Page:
Mutual Cooperation Vaccine
Another thing that can accelerate more people getting vaccinated is the grant of vaccines such as those carried out by AXA Mandiri and AXA to the people of Denpasar City in September 2021 and Semarang in mid-October. The COVID-19 Gotong Royong vaccine grant is a CSR activity of the company in collaboration with Good Doctor and was enthusiastically and positively welcomed by the Semarang City Government and the local Health Office.
“Vaccination provides peace of mind to the people when they’re doing their activities or work, and we appreciate AXA Mandiri and AXA for facilitating this and taking care of the health of Semarang people through this CSR initiative,” said Mayor of Semarang Hendrar Prihadi.
At the same event, Danu Wicaksana, Managing Director of Good Doctor Technology Indonesia said, “We are proud to support AXA Mandiri Financial Services and AXA in Indonesia in the fight against the COVID-19 through Vaksin Gotong Royong (VGR)/ Mutual Cooperation Vaccine Programme for their employees as well as for their CSR for Semarang city. It is great to be part of their journey while at the same time, we are also committed to rendering our digital healthcare solutions to AXA’s customers.”
Still Unsure About Whether to Get Vaccinated or Which Vaccine to Take?
Vaccine choices are getting more diverse because more and more vaccines are getting approval from BPOM. It is also easier to obtain it by holding various mass vaccination centers that utilize digital technology to make it easier for vaccination participants to register and screen tests—as Good Doctor Technology Indonesia has done in collaboration with various parties. Now, it’s just a matter of self-will to be vaccinated. If you are still reluctant to get vaccinated because you are afraid of needles (trypanophobia) or because of concerns about the side effects of vaccines, here are 5 tips you can do, reported by good doctor.co.id:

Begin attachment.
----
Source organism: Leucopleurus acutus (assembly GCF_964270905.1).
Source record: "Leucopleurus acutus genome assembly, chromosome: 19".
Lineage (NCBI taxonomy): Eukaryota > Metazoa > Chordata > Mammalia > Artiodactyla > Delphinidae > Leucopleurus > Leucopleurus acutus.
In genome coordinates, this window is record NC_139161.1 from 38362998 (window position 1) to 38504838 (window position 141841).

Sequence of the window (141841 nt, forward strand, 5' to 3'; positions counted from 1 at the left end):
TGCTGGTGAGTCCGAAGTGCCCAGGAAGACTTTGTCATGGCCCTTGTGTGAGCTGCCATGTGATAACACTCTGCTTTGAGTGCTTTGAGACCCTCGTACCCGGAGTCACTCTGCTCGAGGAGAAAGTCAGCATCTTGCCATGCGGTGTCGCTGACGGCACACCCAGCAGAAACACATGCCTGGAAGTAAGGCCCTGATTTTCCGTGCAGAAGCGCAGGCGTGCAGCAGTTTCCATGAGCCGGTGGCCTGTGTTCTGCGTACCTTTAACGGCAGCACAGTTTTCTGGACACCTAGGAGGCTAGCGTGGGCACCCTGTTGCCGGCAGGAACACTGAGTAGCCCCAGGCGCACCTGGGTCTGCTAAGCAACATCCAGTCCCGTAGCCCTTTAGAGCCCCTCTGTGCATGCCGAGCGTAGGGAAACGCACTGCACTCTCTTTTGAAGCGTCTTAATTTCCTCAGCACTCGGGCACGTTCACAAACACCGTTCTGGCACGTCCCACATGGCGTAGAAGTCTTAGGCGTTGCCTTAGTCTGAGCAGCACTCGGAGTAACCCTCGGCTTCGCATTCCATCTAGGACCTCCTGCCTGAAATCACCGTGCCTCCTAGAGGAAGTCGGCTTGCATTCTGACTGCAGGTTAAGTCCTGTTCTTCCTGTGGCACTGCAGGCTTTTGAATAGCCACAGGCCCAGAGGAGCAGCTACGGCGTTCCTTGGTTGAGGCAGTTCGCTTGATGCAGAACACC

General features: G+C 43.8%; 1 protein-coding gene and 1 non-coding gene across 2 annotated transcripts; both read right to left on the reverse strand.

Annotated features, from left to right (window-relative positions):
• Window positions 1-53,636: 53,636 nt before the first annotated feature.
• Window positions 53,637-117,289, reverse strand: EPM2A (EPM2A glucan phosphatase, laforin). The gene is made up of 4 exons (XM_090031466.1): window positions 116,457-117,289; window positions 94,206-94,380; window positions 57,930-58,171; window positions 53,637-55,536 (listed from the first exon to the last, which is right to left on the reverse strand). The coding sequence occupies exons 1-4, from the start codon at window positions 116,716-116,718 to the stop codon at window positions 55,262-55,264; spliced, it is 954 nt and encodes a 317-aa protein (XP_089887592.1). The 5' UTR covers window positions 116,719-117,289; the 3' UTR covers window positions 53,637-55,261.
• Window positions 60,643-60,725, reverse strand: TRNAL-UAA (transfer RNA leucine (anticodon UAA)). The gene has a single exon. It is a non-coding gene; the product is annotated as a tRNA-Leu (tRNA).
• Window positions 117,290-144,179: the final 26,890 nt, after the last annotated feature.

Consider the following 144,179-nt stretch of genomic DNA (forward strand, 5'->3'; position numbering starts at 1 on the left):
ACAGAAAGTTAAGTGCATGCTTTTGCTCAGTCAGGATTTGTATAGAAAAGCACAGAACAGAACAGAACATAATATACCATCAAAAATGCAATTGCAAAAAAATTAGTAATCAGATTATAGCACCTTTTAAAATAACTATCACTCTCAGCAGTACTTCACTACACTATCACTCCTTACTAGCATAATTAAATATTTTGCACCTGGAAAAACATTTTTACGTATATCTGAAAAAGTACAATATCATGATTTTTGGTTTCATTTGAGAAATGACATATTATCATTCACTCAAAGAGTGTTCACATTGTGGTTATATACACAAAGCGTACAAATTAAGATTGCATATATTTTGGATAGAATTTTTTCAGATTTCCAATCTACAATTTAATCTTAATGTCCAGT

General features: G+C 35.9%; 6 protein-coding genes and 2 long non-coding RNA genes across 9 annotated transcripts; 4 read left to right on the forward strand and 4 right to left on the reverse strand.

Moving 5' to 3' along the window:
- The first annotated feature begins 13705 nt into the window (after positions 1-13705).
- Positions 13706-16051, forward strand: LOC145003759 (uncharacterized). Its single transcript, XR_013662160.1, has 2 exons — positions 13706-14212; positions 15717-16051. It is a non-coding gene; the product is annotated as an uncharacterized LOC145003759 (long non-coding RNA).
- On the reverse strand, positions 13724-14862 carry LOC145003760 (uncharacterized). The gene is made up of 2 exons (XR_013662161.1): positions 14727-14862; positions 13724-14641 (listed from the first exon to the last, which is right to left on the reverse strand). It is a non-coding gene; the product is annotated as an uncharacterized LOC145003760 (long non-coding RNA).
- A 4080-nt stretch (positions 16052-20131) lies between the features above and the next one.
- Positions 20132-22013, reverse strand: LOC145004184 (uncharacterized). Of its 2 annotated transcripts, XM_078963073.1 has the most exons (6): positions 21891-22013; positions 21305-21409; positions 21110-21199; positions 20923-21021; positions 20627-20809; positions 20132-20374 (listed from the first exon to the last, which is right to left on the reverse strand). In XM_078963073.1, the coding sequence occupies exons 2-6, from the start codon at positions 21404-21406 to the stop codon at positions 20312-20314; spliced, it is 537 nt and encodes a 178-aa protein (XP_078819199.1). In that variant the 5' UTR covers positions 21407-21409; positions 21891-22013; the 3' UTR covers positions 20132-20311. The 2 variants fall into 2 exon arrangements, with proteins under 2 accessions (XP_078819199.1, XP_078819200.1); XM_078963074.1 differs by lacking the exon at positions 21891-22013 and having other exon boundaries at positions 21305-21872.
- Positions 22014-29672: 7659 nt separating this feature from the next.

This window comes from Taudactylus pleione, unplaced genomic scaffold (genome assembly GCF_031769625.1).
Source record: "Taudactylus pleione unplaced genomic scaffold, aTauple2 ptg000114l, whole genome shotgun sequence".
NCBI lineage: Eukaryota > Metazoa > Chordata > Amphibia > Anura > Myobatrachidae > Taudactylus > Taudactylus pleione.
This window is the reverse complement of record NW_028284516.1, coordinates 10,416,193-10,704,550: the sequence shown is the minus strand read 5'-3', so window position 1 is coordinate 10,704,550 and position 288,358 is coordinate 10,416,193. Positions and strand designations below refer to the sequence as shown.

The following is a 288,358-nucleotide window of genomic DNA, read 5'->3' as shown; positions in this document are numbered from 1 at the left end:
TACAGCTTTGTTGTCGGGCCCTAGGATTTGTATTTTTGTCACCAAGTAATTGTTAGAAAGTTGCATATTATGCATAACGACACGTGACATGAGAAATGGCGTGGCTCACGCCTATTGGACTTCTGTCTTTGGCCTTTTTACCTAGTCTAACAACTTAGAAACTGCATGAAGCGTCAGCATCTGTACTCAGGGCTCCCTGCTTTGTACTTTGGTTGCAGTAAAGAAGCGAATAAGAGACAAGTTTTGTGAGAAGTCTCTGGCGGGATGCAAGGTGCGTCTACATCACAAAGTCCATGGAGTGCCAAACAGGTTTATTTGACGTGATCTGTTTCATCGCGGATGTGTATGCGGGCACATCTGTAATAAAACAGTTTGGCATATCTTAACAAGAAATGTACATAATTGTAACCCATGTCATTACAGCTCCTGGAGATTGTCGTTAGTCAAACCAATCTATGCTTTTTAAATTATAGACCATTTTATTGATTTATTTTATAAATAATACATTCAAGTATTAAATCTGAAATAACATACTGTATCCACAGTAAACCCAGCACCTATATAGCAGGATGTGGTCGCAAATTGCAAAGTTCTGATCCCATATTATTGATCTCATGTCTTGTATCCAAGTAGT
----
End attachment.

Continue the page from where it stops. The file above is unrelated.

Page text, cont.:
- Find as much information as possible
- Prepare mentally
- Share your worries with someone you trust
- Divert attention
- Remember, the benefits of vaccines are greater.
Steps to take after getting vaccinated:
There are 6 recommendations from UNICEF quoted from gooddoctor.co.id:
- Keep the body hydrated
- Eat a balanced nutritious diet
- Continue to apply health protocols
- Sleep at least 7-8 hours
- Keep track of your health with your doctor
- Start preparing your health for the second dose.
Even if you have been vaccinated with two doses, you still have to adhere to health protocols such as wearing a mask, keeping a distance, avoiding crowds, and washing your hands frequently because there is no vaccine that has a 100 percent success rate. We may be able to catch COVID-19 even after vaccination, but the chances of infection will be much lighter if we have been vaccinated.
After vaccinating both the first and second doses, we will get a vaccine certificate. This certificate is very important because it is a requirement for travel or access to public facilities, such as malls. Therefore, please download the PeduliLindungi application, where users can also get connected with a Good Doctor to consult with as needed.
Take Better Care of Your Mental Health to Increase Your Immunity and Protect the Heart
We have implemented health protocols and vaccinations to protect against COVID-19. But what about our mental health? Did you know that mental health affects our immune system and can also affect your heart health?
“Viruses—including the Corona virus—need a place to live,” said Dr. dr. I Gusti Putu Suka Aryana, SpPD-KGer, internal medicine doctor and geriatric consultant at Sanglah Hospital, Bali in a LSPR x Good Doctor health talk webinar themed “Tips for Healthy Living Before and After Vaccination”. He continued, “We make ourselves the place where they live. Viruses enter the body, multiply, and spread to other people. If everyone protected themselves from getting the virus, the virus couldn’t grow, couldn’t live, it would disappear by itself.”